This was always going to be an interesting year with the significant changes in financial regulation coming into effect on 1 April 2014. The regulator has put a lot more effort than its predecessor in tackling a number of issues over the course of the last six months, whether this is dealing with ongoing concerns such as PPI, or investigating new problems that have come to light.

The transferring of consumer credit regulation from the Office of Fair Trading to the FCA is the big thing to look forward to in 2014. The good news is that it should mean stronger protection for consumers who use products provided by consumer credit licensees.

However, I think the big issue for the next period will be to understand how far--by promoting competition that works for consumers--problems can be handled without the need for more and more detailed regulatory interventions.

How can financial services firms develop an appropriate relationship with the Ombudsman?

One of our biggest challenges is getting businesses to understand our approach to complaint handling. We tend to use the same principles of 'fair and reasonable' when investigating all complaints, and it is disappointing that some business still do not seem able to grasp this.

We provide a great deal of information to help businesses better understand our approach, whether this is on our online technical resource on our website, our newsletter ombudsman news or, more recently, the publication of ombudsman decisions. We are also always happy to discuss our approach and provide guidance around what we would expect in a given set of circumstances.

In addition, by following our approach to complaint handling, financial businesses are likely to find that they have fewer cases referred to the ombudsman.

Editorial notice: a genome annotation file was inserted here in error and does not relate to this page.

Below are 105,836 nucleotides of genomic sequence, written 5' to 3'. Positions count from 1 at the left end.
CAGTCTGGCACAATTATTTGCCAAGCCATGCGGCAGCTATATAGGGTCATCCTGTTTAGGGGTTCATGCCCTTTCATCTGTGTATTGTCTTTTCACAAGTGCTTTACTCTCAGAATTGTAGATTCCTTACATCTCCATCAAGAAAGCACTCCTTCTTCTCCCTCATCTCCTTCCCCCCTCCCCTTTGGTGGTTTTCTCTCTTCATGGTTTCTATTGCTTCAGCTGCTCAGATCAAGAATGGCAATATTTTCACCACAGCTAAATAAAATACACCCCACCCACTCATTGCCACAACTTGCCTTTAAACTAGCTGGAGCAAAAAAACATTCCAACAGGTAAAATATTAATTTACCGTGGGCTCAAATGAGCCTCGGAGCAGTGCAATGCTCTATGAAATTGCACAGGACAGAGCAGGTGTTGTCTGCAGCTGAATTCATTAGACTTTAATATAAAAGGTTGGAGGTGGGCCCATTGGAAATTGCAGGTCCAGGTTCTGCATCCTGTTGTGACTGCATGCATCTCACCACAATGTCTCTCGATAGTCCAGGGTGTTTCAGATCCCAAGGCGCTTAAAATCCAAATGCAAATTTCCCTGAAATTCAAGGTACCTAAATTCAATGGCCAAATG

What changes would you most like to see in the general approach taken by financial services firms?

We have long believed that embracing customer complaints and treating them as free feedback is a great way to build trust in your work. Behind each complaint is a customer who is unhappy with the service they have received. Rather than shunting them off under a compliance function, our experience shows that by satisfactorily resolving their concerns, you not only have a happy customer, but you also benefit from a powerful advocate of your business.

We see far too many complaints where, due to the consumer's problems not being taken seriously, the relationship between the business and their customer has broken down to the point where the two parties are no longer communicating. However, following a little bit of investigation on our part, we find that all the consumer wanted was someone to appreciate their concerns and assure them that the business would try to prevent it happening again.

By listening to their customers and making genuine efforts to resolve their concerns, businesses can take the first tentative steps in rebuilding the trust that has eroded in recent years to the benefit of their wider reputation.

Interviewed by Neasa MacErlean.

The views expressed by our Legal Analysis interviewees are not necessarily those of the proprietor.